My favorite TV shows include all of the Star Trek series, Lost, Doctor Who, The Mandalorian, Stranger Things, SEAL Team, Lost in Space, The Expanse, and more. I also love Red Sox baseball, New England Patriots football, and NASCAR racing.
In addition to Raising the Betts, I make podcasts for my job at SQPN, like Jimmy Akin’s Mysterious World, Secrets of Star Trek, Secrets of Doctor Who, Secrets of Movies and TV Shows and Secrets of Technology.
I love to cook, and I experiment all the time with new recipes and new ingredients, rarely following a recipe exactly, but looking to improve it a little here and there. It’s my creative outlet. I drive Melanie crazy; she says I’m a kitchen geek because I’m always looking for the perfect pot or pan or tool. My favorite cooking shows are Alton Brown’s “Good Eats” on the Food Network and “America’s Test Kitchen” on PBS, produced by the same folks who produce “Cook’s Illustrated” magazine.
My favorite book of all-time is The Lord of the Rings, by J.R.R. Tolkien. I’ve read it at least 18 times since fifth grade. Other favorites include Tom Clancy‘s Jack Ryan novels, which have been taken up by other authors since his death. There’s also the aforementioned Aubrey-Maturin books and S.M. Stirling’s alternate history books. The science fiction The Expanse series is also very, very good, but has sadly completed its run. In recent years, I’ve indulged my interest in secret agent fiction with Mark Greaney’s The Gray Man series and Vince Flynn’s Mitch Rapp series. Lately, I’ve been reading Jim Butcher’s The Dresden Files and Brandon Sanderson’s Stormlight Archive series. Find out more of what I’m reading at my GoodReads profile.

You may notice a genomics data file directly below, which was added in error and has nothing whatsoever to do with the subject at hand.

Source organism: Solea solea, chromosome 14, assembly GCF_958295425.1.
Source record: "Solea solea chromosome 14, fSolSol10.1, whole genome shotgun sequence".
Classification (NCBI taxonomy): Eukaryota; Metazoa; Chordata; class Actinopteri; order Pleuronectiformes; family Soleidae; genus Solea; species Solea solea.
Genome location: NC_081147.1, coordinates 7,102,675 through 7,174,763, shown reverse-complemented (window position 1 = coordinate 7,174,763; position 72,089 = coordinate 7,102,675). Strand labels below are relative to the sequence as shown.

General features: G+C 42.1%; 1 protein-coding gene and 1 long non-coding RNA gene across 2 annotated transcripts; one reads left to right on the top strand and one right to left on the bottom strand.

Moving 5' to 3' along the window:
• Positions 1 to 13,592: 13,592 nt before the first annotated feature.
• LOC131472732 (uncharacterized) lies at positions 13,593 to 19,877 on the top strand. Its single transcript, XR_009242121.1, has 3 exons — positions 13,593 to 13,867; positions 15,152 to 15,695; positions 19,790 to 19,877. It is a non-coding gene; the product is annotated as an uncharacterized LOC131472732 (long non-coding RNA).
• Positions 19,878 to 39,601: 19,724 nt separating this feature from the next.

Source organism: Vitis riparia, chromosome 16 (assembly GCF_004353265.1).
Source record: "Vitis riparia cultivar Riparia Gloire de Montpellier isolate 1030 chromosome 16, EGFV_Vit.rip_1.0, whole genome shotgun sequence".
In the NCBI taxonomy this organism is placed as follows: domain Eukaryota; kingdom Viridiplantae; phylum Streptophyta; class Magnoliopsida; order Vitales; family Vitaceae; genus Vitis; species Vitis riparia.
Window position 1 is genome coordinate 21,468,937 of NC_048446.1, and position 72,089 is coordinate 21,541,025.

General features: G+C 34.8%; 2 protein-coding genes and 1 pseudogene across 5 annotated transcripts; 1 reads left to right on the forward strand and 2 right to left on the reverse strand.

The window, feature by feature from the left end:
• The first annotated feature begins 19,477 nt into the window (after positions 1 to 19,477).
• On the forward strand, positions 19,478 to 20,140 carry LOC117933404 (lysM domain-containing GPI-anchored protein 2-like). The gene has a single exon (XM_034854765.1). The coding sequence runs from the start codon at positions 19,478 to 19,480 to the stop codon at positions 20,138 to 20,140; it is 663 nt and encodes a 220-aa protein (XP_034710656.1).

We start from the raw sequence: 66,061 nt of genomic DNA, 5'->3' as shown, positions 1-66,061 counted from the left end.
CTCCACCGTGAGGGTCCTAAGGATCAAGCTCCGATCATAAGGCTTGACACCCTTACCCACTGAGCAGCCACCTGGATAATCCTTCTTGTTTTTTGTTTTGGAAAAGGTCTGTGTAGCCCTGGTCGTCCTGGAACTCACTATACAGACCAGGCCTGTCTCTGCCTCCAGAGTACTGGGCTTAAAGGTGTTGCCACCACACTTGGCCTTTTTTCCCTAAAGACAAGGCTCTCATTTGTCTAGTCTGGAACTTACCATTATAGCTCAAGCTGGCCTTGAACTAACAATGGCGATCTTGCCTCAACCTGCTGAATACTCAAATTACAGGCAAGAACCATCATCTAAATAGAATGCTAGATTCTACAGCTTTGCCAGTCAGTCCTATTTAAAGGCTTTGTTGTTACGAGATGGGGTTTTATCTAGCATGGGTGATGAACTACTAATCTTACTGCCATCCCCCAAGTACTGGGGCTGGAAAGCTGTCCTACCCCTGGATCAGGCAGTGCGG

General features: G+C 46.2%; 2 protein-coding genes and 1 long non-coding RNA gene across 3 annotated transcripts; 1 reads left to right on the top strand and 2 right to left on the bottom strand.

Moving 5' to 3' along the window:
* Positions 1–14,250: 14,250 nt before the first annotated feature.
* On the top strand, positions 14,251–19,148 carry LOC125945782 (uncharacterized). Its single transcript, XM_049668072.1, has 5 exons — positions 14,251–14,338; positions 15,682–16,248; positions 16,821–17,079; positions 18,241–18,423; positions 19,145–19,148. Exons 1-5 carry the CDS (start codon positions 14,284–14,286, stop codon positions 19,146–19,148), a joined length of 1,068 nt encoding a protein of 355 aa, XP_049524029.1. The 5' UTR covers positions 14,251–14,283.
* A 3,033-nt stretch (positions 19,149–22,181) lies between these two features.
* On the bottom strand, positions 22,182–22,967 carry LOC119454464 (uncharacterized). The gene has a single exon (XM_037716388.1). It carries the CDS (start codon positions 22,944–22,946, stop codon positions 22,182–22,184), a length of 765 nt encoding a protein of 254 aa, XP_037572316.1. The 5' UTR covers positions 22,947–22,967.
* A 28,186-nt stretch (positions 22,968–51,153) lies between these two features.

It’s hard to choose just one, but my favorite movie (series) is Star Wars (excluding the prequels), although if you ask me tomorrow I may give a different answer. (Lord of the Rings should be up there too, but I lump it in with the books. Same with The Hobbit.) I also like Braveheart, some of the Star Trek (including the J.J. Abrams’ reboot), Gladiator, most Jackie Chan movies (not so much the Chinese-language ones), Saving Private Ryan, Schindler’s List, the first and third Indiana Jones movies, and among the classics: The Adventures of Robin Hood starring Errol Flynn, The Charge of the Light Brigade, and Gunga Din.
Well, I’m sure that was more than you wanted to know. I mean that’s more than I wanted to know. But in case you haven’t dozed off and are now drooling on the keyboard, thanks for reading this far.[Last updated 1/7/21]